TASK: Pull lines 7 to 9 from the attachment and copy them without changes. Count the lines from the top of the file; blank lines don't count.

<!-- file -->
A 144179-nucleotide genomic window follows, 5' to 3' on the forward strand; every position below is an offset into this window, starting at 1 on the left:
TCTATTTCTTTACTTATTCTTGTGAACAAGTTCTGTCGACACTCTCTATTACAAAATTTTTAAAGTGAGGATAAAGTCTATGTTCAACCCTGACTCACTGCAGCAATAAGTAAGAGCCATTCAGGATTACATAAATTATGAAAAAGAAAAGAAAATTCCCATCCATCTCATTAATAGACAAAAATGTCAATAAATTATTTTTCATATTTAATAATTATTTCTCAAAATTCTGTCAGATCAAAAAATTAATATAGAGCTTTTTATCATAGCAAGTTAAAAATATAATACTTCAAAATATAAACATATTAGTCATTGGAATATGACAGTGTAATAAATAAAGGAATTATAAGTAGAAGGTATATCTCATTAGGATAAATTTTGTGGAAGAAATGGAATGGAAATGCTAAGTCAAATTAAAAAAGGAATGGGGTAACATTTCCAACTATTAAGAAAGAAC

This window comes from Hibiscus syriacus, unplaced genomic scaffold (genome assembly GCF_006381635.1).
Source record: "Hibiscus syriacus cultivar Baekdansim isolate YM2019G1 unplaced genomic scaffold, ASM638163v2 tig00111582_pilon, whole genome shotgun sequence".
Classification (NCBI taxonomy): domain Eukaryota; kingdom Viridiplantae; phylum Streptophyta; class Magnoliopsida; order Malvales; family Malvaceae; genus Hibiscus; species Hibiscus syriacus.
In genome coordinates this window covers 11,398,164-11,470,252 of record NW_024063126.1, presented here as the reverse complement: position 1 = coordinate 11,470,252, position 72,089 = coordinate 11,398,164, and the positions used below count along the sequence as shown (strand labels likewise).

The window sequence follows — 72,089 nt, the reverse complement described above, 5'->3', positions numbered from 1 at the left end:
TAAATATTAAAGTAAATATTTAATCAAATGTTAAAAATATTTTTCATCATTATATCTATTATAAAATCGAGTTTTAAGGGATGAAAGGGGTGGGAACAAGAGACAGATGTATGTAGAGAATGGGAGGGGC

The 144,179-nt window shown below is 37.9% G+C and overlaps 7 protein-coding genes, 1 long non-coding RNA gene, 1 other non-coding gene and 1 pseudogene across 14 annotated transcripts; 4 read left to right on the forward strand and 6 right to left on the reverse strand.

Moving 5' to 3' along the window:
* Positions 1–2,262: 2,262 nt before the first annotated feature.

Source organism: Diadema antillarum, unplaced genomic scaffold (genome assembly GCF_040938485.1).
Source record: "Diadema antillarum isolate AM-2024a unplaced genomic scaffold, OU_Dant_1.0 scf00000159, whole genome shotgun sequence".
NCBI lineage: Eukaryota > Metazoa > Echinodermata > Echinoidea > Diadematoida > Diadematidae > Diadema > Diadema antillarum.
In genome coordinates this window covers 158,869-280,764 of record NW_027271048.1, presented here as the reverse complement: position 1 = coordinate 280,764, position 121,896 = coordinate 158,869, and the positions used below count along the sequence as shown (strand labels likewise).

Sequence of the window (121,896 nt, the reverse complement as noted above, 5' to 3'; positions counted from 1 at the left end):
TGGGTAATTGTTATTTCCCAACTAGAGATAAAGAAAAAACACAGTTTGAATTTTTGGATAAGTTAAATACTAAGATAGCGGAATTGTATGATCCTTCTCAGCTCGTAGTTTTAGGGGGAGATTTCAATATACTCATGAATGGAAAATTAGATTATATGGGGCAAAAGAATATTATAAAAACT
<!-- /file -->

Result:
The window sequence follows — 72,089 nt, the reverse complement described above, 5'->3', positions numbered from 1 at the left end:
TAAATATTAAAGTAAATATTTAATCAAATGTTAAAAATATTTTTCATCATTATATCTATTATAAAATCGAGTTTTAAGGGATGAAAGGGGTGGGAACAAGAGACAGATGTATGTAGAGAATGGGAGGGGC

The 144,179-nt window shown below is 37.9% G+C and overlaps 7 protein-coding genes, 1 long non-coding RNA gene, 1 other non-coding gene and 1 pseudogene across 14 annotated transcripts; 4 read left to right on the forward strand and 6 right to left on the reverse strand.